Tuesday’s blockbuster news that a Korean investment bank and local developer Young Woo are in contract to buy AIG’s two skyscrapers downtown begs the question: Is Asian money the next wave to hit New York commercial real estate?
“It is definitely a trend,” said Yoron Cohen, executive vice president of Cushman & Wakefield’s New York capital markets group. “We have quite a few Asian groups looking at stuff that we have for sale.”
And who can blame them? There are some signs that Asian economies are, thus far, weathering this global economic crisis better than most, at least according to a recent article in The New York Times. And, it’s hard to deny the temptress appeal of Manhattan skyscrapers to the moneyed investor;they are sometimes lovely; they are the physical embodiment of power; they’re in the financial capital of the United States; and, amid fears of inflation, these very tangible assets are, at least to some, increasingly attractive.
One of the firsts indications that Asian money may help buoy the Manhattan real estate market arrived Tuesday, when CB Richard Ellis, which is representing AIG, announced that the fallen insurance giant’s two downtown skyscrapers–at 70 Pine Street and 70 Wall Street–were in contract to be sold to Kumho Investment Bank, based in South Korea, and Youngwoo & Associates, a New York-based development company headed by Korean immigrant Young Woo.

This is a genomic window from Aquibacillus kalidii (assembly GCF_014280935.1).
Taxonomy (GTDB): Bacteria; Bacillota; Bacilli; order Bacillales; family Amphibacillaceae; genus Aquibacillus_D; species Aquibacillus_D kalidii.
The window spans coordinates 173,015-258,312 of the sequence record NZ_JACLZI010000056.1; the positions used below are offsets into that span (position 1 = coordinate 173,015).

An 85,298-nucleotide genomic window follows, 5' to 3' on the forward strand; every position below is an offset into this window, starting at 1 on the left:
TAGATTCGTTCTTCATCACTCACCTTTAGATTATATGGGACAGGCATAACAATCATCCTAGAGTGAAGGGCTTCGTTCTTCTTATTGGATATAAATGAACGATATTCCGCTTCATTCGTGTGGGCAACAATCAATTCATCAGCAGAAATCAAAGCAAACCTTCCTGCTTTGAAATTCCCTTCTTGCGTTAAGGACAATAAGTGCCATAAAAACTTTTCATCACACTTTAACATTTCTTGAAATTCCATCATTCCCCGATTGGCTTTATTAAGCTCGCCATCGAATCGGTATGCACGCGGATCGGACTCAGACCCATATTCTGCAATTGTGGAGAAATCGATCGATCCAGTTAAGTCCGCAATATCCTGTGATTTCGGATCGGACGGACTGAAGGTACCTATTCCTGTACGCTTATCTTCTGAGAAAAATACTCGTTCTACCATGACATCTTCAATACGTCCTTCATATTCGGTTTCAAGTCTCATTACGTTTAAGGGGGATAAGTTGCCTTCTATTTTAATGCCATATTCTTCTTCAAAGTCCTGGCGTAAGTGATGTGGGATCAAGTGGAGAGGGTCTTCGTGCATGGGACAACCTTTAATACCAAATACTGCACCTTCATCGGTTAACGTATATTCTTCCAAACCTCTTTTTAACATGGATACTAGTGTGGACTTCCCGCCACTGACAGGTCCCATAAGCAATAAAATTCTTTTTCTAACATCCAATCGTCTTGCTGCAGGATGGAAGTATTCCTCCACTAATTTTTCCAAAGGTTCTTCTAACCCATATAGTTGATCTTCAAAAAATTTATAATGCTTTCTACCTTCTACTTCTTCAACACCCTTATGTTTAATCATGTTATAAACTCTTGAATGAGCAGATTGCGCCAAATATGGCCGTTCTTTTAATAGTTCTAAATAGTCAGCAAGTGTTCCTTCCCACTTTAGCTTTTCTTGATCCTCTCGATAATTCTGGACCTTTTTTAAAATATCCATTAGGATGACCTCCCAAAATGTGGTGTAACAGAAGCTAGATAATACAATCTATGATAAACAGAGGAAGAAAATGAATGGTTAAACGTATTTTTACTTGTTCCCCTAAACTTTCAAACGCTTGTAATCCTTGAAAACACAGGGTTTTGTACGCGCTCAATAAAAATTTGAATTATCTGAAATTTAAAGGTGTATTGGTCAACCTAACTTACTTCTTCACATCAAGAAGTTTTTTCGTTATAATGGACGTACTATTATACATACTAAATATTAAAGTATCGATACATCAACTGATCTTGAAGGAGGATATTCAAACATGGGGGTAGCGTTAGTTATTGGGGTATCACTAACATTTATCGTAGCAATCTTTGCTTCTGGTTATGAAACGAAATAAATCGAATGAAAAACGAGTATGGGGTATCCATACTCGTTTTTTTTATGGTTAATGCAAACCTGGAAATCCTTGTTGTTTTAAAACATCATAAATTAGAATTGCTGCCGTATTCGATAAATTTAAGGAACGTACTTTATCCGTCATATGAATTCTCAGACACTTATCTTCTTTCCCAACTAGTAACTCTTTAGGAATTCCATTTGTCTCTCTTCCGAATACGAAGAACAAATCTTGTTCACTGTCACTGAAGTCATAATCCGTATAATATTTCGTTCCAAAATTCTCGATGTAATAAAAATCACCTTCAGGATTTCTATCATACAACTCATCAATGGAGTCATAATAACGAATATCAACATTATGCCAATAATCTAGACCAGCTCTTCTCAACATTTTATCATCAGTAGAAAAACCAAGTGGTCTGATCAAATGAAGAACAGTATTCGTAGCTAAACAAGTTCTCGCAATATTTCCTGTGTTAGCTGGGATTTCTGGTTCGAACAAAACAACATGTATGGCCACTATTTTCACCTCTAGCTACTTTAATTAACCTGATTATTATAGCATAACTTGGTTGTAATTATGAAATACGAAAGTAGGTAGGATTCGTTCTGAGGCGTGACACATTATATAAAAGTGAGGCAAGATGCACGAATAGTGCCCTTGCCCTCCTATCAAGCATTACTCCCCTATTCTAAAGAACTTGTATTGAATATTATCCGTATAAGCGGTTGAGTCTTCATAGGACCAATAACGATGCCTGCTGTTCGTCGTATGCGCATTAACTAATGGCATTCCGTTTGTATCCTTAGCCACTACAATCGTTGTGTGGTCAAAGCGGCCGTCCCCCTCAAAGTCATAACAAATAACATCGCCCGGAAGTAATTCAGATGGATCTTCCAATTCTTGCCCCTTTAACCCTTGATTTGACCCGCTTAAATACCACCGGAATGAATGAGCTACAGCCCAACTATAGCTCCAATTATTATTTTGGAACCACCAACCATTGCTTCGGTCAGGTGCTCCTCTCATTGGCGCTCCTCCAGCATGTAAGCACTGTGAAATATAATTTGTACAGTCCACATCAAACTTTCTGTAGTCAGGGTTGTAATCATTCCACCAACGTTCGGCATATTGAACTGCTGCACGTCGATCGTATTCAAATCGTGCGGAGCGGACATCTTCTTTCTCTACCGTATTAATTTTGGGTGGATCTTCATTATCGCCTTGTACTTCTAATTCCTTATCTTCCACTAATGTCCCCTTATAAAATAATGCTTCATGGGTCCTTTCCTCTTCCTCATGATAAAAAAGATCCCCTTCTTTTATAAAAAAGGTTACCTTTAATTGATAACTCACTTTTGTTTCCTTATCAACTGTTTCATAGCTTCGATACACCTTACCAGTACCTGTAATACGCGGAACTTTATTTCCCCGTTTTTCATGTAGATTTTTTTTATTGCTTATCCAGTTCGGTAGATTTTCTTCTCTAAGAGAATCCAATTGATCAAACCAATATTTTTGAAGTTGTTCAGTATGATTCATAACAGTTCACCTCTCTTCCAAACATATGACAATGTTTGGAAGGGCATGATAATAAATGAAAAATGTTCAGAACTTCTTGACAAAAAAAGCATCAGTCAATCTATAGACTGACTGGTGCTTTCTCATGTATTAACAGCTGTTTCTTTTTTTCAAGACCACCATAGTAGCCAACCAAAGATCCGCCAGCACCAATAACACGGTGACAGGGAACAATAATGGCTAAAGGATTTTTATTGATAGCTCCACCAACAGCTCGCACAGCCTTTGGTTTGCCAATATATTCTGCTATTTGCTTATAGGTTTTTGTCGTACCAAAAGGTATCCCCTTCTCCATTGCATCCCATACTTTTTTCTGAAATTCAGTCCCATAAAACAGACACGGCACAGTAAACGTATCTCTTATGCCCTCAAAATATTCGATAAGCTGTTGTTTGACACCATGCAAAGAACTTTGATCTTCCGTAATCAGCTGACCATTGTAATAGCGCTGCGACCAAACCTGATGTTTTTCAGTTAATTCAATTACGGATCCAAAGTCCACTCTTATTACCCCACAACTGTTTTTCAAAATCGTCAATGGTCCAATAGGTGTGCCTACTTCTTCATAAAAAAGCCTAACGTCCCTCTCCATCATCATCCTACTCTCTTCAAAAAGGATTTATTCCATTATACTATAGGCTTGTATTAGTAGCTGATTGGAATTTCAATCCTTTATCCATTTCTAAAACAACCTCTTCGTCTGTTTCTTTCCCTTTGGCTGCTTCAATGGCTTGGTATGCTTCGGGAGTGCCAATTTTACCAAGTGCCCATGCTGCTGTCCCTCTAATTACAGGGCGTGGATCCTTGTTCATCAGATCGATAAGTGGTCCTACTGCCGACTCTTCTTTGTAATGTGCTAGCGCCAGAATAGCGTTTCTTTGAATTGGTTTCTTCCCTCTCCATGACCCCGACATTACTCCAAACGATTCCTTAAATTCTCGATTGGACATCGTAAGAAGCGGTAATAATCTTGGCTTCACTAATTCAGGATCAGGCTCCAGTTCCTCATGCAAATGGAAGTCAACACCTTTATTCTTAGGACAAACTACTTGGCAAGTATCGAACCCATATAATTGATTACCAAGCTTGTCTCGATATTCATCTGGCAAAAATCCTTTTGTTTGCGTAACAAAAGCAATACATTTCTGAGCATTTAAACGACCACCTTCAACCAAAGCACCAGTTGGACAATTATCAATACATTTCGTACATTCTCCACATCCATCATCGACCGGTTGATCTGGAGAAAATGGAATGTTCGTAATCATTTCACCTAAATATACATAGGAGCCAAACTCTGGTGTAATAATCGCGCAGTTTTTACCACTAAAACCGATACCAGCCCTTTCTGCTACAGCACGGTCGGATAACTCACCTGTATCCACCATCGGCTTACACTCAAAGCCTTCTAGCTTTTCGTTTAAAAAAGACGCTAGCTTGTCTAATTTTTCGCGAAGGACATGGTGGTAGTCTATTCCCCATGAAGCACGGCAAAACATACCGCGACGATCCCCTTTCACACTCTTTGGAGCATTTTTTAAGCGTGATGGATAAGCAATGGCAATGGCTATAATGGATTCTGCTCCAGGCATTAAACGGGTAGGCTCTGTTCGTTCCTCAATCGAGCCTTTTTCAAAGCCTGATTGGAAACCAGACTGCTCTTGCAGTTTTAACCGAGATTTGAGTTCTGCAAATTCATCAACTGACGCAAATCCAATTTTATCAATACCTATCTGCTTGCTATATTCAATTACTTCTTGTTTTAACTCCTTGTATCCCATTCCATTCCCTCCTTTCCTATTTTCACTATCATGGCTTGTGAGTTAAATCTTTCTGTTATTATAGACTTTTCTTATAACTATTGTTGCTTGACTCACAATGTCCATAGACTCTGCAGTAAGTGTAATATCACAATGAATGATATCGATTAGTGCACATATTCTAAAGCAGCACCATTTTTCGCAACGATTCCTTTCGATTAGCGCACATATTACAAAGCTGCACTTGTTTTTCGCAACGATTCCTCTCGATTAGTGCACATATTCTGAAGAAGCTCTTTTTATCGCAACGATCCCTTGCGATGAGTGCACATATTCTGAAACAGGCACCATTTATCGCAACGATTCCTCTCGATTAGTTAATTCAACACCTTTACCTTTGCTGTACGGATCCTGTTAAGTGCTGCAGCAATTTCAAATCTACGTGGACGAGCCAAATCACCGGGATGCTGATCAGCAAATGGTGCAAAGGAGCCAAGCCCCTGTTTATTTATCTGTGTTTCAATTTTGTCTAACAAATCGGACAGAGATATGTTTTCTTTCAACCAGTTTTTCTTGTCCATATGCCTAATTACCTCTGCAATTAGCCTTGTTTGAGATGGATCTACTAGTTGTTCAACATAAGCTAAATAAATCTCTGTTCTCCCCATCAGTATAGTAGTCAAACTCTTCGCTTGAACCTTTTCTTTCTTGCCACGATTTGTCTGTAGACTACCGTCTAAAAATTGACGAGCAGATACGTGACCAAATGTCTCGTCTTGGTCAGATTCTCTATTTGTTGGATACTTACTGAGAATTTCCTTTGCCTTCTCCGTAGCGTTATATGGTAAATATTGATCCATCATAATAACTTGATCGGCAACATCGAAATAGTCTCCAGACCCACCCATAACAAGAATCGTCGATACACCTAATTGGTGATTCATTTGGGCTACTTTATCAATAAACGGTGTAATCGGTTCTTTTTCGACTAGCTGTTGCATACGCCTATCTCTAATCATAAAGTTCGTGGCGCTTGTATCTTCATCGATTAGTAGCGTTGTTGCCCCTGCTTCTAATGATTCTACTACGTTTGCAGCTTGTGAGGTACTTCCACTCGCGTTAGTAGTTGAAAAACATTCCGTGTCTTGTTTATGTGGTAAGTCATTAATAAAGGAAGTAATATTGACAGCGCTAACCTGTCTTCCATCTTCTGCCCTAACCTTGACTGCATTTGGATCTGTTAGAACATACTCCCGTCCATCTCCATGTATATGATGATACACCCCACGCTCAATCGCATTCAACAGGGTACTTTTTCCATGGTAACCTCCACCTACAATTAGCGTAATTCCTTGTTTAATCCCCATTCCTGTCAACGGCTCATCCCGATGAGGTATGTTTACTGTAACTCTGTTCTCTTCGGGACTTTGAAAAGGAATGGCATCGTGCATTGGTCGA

“Korea has been a rising star in the East for some time,” said one investment broker who asked to remain anonymous, in response to the news. “They are definitely heading our way more and more.”
Investment brokers also say they have been on the receiving end of investment inquiries from China, Indonesia and Singapore, among others. “The investors from the Far East are a lot more confident and less afraid than investors in the rest of the world,” Mr. Cohen said.
Guy Benn, a vice president at Savill’s US, said he’s been fielding many more inquiries “from Asia, some from China, two Korean groups.”
Another investment broker said he couldn’t comment, because the topic of Asian investors might endanger one of his pending deals.